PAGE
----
One of the reasons for such a state of being can be attributed to the increased focus by schools on academic learning, than on fundamental values, or the physical and mental wellbeing of the students. There is an urgent need to revamp the school system and align it with values that help one build resilience and focus. One of the ways of achieving this objective, according to experts, can be by integrating the values of ‘Ayush’ with the schooling system. Yoga, for instance, is a great way to ensure the physical and mental well-being of students. Encouraging students to practice yoga early on in life, won’t just help them build immunity, but will also help them build strong focus. Researchers suggest that yoga greatly affects the neural patterns in the brain, which can improve one’s ability to concentrate. Children today also suffer from ADHD, a cognitive disorder, which often results in unnerving anxiety, chronic stress, and sleep problems. Such disorders also have a far-reaching impact on the relationship between the parent and child. Practicing yoga helps in increased levels of dopamine and serotonin, which helps one relax.
Keeping in mind the benefits of the practice, the Government of Haryana has introduced yoga as a part of government schools’ curriculum for classes I to X. The Government of Uttar Pradesh is also planning to include yoga and sports as a part of their school curriculum. To foster the interest of youth, yoga asanas have been declared a competitive sport by the Government of India. More than 1000 Universities, 30,000 colleges, and 24,000 CBSE-affiliated schools have been sensitized about Common Yoga Protocol (CYP) and its benefits for the youth.
With the New Education Policy focusing on building an education system that promotes market-relevant skills among the youth, we must also focus on fostering an enabling environment for students which take care of their mental and physical well-being. While a system of yoga is being adopted by government schools, private schools must also focus on building a curriculum around the fundamental values of yoga for humanity. The evolution of the school system around the world has been focused on enhancing the learning ability of students and making them smarter, more competitive, and cognizant citizens. Although the intention of the education system today is very noble and applaudable, it has been fraught with certain hard-hitting realities which are hard to ignore.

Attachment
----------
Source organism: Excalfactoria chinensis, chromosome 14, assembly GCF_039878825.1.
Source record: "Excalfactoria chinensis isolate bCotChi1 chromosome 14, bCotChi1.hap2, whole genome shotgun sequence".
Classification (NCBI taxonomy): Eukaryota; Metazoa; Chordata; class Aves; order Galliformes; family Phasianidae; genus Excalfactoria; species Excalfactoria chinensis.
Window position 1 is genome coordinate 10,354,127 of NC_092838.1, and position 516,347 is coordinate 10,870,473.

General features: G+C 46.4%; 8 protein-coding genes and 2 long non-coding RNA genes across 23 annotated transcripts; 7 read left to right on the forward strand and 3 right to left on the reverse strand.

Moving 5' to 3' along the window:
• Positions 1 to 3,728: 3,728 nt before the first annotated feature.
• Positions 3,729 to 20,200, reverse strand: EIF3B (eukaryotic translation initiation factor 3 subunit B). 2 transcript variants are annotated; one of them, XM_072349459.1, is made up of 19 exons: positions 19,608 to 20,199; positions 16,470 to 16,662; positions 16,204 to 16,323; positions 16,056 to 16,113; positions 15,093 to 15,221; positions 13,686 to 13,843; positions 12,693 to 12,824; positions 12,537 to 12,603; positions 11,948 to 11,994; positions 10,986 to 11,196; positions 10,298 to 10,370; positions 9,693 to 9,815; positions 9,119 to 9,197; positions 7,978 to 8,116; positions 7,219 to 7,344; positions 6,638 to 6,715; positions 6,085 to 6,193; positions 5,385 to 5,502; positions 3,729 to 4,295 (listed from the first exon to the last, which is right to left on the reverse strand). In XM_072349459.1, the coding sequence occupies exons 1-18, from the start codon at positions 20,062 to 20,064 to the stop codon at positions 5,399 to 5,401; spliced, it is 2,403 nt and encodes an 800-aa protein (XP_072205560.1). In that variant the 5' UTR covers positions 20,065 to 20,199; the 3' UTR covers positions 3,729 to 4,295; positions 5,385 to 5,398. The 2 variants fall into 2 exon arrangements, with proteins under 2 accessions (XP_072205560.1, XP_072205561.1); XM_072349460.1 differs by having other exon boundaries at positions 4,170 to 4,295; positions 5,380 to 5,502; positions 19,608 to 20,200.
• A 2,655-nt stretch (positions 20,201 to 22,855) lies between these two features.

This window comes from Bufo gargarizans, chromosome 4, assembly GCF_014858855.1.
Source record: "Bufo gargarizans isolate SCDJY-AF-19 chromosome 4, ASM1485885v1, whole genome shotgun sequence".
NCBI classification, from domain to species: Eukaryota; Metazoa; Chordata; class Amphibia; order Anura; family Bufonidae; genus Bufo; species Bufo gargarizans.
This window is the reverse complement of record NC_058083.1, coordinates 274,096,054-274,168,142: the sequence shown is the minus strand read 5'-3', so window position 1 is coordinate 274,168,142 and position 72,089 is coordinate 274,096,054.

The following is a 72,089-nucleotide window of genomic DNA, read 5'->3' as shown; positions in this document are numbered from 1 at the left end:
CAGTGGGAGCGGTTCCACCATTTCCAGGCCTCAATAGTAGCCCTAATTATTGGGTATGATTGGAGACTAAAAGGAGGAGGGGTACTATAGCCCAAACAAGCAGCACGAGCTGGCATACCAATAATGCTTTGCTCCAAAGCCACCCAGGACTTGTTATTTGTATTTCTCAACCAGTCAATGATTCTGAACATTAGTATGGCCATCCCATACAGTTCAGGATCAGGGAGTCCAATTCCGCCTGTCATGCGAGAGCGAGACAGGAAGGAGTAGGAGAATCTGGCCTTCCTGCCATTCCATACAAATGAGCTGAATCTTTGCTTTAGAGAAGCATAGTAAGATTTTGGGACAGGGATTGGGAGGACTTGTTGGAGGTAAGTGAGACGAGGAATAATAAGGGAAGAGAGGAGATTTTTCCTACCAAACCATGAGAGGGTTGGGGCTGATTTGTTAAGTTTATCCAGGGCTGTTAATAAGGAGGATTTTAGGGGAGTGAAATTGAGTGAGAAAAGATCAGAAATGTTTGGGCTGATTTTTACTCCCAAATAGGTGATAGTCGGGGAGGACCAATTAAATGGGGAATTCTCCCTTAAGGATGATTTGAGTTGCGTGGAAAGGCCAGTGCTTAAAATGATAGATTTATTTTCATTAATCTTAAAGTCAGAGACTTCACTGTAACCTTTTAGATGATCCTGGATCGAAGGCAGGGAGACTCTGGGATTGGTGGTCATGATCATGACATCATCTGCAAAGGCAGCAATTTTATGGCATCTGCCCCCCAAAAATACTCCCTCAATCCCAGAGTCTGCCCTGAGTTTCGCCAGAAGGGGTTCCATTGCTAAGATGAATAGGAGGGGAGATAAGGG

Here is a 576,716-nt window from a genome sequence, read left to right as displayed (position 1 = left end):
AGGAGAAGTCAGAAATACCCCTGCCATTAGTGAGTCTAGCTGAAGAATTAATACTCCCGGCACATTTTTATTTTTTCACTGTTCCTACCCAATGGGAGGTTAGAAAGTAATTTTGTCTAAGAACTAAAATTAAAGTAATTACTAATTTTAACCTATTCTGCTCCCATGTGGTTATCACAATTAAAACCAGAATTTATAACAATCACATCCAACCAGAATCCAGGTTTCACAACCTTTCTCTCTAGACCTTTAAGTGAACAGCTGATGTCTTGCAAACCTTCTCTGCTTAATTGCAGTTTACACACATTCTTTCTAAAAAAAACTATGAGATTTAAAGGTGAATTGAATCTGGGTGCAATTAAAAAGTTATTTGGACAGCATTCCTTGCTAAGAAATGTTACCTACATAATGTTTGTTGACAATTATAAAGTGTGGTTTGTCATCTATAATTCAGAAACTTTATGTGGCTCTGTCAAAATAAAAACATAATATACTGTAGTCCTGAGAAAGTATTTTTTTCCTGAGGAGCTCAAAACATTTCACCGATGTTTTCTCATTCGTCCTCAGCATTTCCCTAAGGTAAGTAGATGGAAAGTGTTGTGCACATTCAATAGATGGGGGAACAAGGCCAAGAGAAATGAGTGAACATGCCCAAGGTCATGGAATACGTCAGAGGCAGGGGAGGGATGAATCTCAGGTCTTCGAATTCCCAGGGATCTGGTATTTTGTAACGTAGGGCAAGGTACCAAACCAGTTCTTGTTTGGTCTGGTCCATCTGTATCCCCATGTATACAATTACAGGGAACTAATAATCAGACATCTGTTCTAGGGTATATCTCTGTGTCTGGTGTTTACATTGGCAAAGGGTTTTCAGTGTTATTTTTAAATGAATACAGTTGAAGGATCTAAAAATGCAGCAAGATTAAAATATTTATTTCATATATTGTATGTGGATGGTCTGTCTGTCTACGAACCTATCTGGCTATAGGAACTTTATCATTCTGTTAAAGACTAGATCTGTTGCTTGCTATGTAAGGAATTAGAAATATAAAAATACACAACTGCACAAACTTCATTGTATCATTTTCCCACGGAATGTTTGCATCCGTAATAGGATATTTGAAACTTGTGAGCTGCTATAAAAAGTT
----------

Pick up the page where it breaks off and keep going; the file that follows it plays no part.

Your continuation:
Amidst widespread protests against the government’s Agnipath scheme, Union education and skill development minister Dharmendra Pradhan has said that Agniveers will form a highly trained precious community for the country. Addressing the controversy over rationalization of school syllabus, Pradhan said a curriculum should be dynamic. He said that DU and Jamia Millia Islamia are doing excellent work and global rankings are not the sole indicator of quality institutions. NCERT is the government’s intellectual thinktank with strong history, heritage and it has competent people. Such debate and discussions regarding the curriculum is not happening for the first time. No curriculum is static and priorities change with time, he said.
He further said that due to the pandemic, not only NCERT but almost all states have reshuffled the syllabus and rationalized it based on their priority. Therefore, this should not be looked through ideological lenses. Unlike earlier, when armed force needed a lot of manpower, today’s warfare is technology driven. Pradhan believes we need to make our armed forces young and committed and we need to create a big base. Agnipath is making the base big, which is why 75:25 is being envisaged after four years. Till then they will be part of armed forces. As far as exit is concerned, if they have joined at the age of 17 or 18 after completing class X, he will automatically come out as a higher secondary pass student. Also the entry-level training and on-job training of the Agniveers, can be converted to credit points like in general education. They will be mapped under credit framework and lead to degree equivalence. So a class XII pass student in these four years can come out with a degree. So when they come out they’ll have a skill certificate, adegree and a service fund.